BACP’s Four Nations Lead, Steve Mulligan, sets out the work we're doing to influence the refresh of the ten year Mental Health and Wellbeing Strategy, as well as calling on members to help us amplify our voice through the current consultation on the strategy.
The Scottish Government's ten year Mental Health and Wellbeing Strategy, was launched on 22 July and closes on 9 September. This is an important opportunity to help shape public investment in mental health in Scotland over the next five years and we're keen that BACP members, partner organisations and counselling and psychotherapy services also develop your own responses to ensure that the Scottish counselling sector’s voice is fully represented.
Having your say
To assist you in responding, we've produced a guide which sets out our key positions against each of the 18 sections of the consultation document. This also includes links to the consultation document and tips on completing the online response form. We're particularly keen that the direct experience of members and your clients is expressed, and the consultation response form includes a number of opportunities to add testimony and evidence in free text areas. BACP’s reference guide on the Mental Health and Wellbeing Strategy can be found in the useful links section below.
Our full response, which will be finalised over the coming weeks will include additional evidence, references and analysis to underpin our 32 recommendations.
Over the course of the summer we’ve been in dialogue with services and individual counsellors and psychotherapists working directly in schools, colleges, universities and across health settings to help us better understand the challenges they're facing. We're consulting with a range of partners including SAMH, Colleges Scotland, Universities Scotland, HUCS Scotland and others across the wider mental health sector to help us identify shared commitments that we'll be calling for in the strategy.
What does the strategy say?
There are many positive elements in the consultation document that BACP supports. We’re pleased to see clear recognition of counselling as an integral part of Scotland’s mental health workforce, acknowledgement of the critical role of the third sector and a much greater focus on addressing mental health inequalities for marginalised people and communities. We also particularly welcome the proposals to improve conditions for Scotland’s mental health workforce, including greater access to professional supervision, opportunities for continuing professional development (CPD), improved careers progression pathways for the mental health workforce and a greater focus on improving workforce diversity. A core concern is that without appropriate increases in investment much of this ambition won’t be realised.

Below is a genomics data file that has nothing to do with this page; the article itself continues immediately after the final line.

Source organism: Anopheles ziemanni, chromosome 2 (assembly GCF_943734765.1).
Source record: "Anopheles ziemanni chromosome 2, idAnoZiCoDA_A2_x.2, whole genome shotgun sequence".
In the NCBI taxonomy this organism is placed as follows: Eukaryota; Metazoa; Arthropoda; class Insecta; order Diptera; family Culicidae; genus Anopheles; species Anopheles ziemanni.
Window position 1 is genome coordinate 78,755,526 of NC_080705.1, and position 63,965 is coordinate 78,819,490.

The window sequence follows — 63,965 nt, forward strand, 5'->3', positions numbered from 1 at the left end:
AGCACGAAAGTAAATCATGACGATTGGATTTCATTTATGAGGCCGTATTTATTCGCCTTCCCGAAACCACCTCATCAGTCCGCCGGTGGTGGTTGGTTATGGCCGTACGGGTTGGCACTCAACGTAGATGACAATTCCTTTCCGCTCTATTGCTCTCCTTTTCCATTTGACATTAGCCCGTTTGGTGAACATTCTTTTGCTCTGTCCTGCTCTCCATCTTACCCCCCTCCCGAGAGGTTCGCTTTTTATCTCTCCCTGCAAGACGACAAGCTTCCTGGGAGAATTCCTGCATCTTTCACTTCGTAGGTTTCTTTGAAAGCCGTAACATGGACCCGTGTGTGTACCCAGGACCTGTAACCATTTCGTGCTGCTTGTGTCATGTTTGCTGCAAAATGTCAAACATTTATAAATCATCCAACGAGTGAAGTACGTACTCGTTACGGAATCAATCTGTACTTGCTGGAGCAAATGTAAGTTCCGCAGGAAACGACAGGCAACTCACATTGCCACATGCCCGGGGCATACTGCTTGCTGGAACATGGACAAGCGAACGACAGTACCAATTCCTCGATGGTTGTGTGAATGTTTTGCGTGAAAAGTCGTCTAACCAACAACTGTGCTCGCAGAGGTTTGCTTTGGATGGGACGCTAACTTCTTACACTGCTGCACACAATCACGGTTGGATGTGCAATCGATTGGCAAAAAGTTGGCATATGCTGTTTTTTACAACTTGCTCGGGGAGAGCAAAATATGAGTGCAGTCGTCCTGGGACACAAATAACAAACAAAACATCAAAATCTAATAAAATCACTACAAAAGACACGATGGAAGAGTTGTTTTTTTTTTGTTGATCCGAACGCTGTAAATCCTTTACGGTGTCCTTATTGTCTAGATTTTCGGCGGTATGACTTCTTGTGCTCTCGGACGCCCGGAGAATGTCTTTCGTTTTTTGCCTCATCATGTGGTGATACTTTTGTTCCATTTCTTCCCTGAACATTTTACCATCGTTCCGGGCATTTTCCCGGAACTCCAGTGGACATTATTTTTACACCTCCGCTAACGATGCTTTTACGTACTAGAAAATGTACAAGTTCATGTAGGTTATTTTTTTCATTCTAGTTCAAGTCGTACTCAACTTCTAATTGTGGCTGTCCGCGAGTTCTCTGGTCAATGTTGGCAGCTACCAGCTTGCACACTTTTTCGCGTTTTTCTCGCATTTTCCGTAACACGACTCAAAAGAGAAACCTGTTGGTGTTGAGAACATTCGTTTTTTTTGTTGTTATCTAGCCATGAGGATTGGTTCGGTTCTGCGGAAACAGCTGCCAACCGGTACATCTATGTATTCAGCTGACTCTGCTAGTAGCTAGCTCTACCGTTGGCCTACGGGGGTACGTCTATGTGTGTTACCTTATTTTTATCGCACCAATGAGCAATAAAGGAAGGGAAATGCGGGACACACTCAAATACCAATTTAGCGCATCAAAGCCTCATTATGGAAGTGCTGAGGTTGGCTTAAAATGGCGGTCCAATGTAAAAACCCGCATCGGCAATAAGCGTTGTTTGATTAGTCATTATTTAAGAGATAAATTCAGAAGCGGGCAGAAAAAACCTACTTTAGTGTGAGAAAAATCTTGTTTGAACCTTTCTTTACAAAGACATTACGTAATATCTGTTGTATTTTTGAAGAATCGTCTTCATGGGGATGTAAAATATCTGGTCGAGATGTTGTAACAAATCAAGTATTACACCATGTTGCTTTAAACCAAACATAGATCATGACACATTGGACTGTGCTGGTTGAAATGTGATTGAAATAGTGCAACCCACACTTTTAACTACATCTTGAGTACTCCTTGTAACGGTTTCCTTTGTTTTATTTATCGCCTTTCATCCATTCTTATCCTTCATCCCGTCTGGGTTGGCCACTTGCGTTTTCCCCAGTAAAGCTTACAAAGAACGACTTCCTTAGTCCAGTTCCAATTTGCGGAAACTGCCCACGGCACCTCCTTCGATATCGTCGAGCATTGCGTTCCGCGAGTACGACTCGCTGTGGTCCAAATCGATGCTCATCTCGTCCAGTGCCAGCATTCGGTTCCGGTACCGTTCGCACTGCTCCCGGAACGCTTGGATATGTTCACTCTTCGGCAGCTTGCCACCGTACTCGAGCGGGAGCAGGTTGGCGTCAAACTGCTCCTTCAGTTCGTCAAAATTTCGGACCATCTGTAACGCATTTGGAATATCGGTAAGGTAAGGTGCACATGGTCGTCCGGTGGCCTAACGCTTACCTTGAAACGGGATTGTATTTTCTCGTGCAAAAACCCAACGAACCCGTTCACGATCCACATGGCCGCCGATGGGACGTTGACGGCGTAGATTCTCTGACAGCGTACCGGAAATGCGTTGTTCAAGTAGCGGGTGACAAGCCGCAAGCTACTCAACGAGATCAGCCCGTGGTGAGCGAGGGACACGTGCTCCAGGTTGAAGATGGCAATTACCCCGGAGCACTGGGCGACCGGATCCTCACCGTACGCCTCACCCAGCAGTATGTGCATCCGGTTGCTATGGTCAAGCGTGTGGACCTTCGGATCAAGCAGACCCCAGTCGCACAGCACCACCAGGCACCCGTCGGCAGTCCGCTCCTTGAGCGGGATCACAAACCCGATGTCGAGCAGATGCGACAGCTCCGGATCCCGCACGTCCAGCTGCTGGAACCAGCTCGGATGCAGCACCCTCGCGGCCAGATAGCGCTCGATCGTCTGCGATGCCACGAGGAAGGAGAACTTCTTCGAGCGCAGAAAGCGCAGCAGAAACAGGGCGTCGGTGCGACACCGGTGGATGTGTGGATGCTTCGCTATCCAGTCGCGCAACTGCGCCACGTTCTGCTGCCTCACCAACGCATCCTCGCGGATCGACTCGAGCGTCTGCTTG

Our main asks
From our discussions and analysis we've identified 32 recommendations that we'll be calling for in our final response, including:
- commensurate funding and improved cross departmental working to drive forward the extensive changes called for in the strategy
- extending funding for counselling in Scotland’s secondary schools, colleges and universities to the end of the strategy period in 2027-2028 alongside actions to improve standards, workforce development and links with local health services
- greater access to counselling for all ages across Scotland by ensuring that counselling is part of the new mental health support being made available through GP surgeries
- actions to address the barriers which prevent counsellors, psychotherapists and coaches from entering the NHS workforce, including a new pilot project to develop a funded and salaried training pathway for new entrants into counselling and psychotherapy
- improved parity for counselling within the mental health workforce, a review of pay scales for counsellors and psychotherapists to ensure that they are in line with the salaries for other professional groups delivering the same or similar interventions, and action to support career progression including access to CPD
- a commitment to multi-year funding agreements for the Mental Health Strategy period. This would help to ensure that third sector and community counselling providers can deliver more sustainable programmes which deliver continuity of support, reduce the recruitment challenges associated with annual contracting arrangements, as well as ensuring that staff have greater stability and continuity of employment
- further action to improve the diversity of the counselling workforce alongside the development of trauma informed and culturally sensitive services to better support diverse communities across Scotland
Share your thoughts with us
We're also keen to receive any further thoughts you have on our proposed recommendations, including details of additional policies you'd like us to consider adding. Please email your comments to our policy team.